When you use SSIS for data integration, in addition to the run-time engine, you use the data flow engine that manages the data pipeline. The data flow engine is invoked by a special task in SSIS called the Data Flow task. When the Data Flow task executes, the SSIS data flow engine extracts data from one or more data sources, performs any necessary transformations on the extracted data, and then delivers that data to one or more destinations.

With data integration solutions, you will likely spend a large part of your performance tuning time optimizing the data flow engine. Like the run-time engine, the data flow engine is influenced by external conditions; however, within SSIS, there are a variety of settings that you can manipulate to tune the data flow engine’s performance based on the requirements of the data integration operations.

Data flow

1.         set source connection manager packet size from 0 to 32767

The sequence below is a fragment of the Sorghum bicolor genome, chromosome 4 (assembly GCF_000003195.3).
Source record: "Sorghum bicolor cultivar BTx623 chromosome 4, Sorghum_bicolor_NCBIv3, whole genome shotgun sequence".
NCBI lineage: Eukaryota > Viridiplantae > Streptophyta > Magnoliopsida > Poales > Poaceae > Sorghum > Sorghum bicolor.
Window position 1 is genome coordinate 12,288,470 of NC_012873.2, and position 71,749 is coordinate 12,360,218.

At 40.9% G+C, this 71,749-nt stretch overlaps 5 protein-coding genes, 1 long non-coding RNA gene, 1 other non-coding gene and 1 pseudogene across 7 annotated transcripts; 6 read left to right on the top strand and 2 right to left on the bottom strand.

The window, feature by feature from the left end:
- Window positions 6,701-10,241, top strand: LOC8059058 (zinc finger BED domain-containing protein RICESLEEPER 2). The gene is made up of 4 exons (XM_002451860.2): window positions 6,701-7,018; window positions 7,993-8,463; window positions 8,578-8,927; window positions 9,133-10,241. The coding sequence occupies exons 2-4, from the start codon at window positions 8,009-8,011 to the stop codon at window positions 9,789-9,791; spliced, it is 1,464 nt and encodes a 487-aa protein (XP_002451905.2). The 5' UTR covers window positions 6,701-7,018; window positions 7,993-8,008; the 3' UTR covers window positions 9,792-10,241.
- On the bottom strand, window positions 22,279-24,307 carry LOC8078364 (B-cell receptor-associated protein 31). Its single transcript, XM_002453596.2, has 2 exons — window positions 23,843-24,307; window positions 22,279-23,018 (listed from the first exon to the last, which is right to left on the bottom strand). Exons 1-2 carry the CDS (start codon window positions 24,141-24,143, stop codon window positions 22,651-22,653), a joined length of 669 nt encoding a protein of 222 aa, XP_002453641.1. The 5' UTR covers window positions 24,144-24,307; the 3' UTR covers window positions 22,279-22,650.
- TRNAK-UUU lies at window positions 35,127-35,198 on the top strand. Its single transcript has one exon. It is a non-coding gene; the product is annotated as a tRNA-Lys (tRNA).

2.         use network affinity at the operating system level. At high throughputs, you can sometimes improve performance this way.

For the network itself, you may want to work with your network specialists to enable jumbo frames to increase the default payload of 1,500 bytes to 9,000 bytes. By enabling jumbo frames, you will further decrease the amount of network operation required to move large data sets.

3.         memory setting is very very important

OS 10%

65-75% for SQL - depending on your needs

Rest for SSIS

Some other facters wil change the above numbers like

SSAS memory needed

SSD

etc...

CHECK your memory settings

Buffer Usage

Row Transformations

Partially blocking transformations

Blocking transformations

Execution Trees

Execution trees demonstrate how your package uses buffers and threads. At run time, the data flow engine breaks down Data Flow task operations into execution trees. These execution trees specify how buffers and threads are allocated in the package. Each tree creates a new buffer and may execute on a different thread. When a new buffer is created such as when a partially blocking or blocking transformation is added to the pipeline, additional memory is required to handle the data transformation; however, it is important to note that each new tree may also give you an additional worker thread.